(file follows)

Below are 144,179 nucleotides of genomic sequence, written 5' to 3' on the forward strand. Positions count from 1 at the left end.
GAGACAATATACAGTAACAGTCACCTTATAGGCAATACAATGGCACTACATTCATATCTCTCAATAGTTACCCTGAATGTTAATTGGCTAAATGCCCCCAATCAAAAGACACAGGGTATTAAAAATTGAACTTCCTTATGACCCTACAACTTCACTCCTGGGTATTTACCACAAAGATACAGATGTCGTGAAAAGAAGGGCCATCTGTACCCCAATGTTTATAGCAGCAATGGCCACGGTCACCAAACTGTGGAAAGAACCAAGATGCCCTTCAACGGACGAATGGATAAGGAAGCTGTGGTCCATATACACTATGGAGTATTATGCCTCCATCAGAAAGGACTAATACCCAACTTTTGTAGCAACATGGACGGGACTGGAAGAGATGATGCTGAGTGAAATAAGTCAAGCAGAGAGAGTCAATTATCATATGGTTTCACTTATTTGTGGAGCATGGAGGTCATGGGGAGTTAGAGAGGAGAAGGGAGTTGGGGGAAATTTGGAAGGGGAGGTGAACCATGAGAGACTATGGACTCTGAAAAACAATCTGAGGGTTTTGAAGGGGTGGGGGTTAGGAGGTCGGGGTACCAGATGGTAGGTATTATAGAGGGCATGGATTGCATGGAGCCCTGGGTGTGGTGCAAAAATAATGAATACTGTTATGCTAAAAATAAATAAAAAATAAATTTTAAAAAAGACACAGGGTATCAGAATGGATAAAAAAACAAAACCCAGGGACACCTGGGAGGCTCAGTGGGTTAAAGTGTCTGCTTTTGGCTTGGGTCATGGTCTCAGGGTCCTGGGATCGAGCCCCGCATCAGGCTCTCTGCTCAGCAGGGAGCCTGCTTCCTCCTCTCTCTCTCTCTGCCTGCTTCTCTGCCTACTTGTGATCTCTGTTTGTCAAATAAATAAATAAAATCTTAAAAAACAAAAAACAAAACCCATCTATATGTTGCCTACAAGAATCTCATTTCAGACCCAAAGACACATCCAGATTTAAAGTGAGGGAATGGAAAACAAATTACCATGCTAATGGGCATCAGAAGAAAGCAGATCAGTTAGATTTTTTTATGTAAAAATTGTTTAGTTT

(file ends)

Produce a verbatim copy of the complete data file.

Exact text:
Below are 144,179 nucleotides of genomic sequence, written 5' to 3' on the forward strand. Positions count from 1 at the left end.
GAGACAATATACAGTAACAGTCACCTTATAGGCAATACAATGGCACTACATTCATATCTCTCAATAGTTACCCTGAATGTTAATTGGCTAAATGCCCCCAATCAAAAGACACAGGGTATTAAAAATTGAACTTCCTTATGACCCTACAACTTCACTCCTGGGTATTTACCACAAAGATACAGATGTCGTGAAAAGAAGGGCCATCTGTACCCCAATGTTTATAGCAGCAATGGCCACGGTCACCAAACTGTGGAAAGAACCAAGATGCCCTTCAACGGACGAATGGATAAGGAAGCTGTGGTCCATATACACTATGGAGTATTATGCCTCCATCAGAAAGGACTAATACCCAACTTTTGTAGCAACATGGACGGGACTGGAAGAGATGATGCTGAGTGAAATAAGTCAAGCAGAGAGAGTCAATTATCATATGGTTTCACTTATTTGTGGAGCATGGAGGTCATGGGGAGTTAGAGAGGAGAAGGGAGTTGGGGGAAATTTGGAAGGGGAGGTGAACCATGAGAGACTATGGACTCTGAAAAACAATCTGAGGGTTTTGAAGGGGTGGGGGTTAGGAGGTCGGGGTACCAGATGGTAGGTATTATAGAGGGCATGGATTGCATGGAGCCCTGGGTGTGGTGCAAAAATAATGAATACTGTTATGCTAAAAATAAATAAAAAATAAATTTTAAAAAAGACACAGGGTATCAGAATGGATAAAAAAACAAAACCCAGGGACACCTGGGAGGCTCAGTGGGTTAAAGTGTCTGCTTTTGGCTTGGGTCATGGTCTCAGGGTCCTGGGATCGAGCCCCGCATCAGGCTCTCTGCTCAGCAGGGAGCCTGCTTCCTCCTCTCTCTCTCTCTGCCTGCTTCTCTGCCTACTTGTGATCTCTGTTTGTCAAATAAATAAATAAAATCTTAAAAAACAAAAAACAAAACCCATCTATATGTTGCCTACAAGAATCTCATTTCAGACCCAAAGACACATCCAGATTTAAAGTGAGGGAATGGAAAACAAATTACCATGCTAATGGGCATCAGAAGAAAGCAGATCAGTTAGATTTTTTTATGTAAAAATTGTTTAGTTT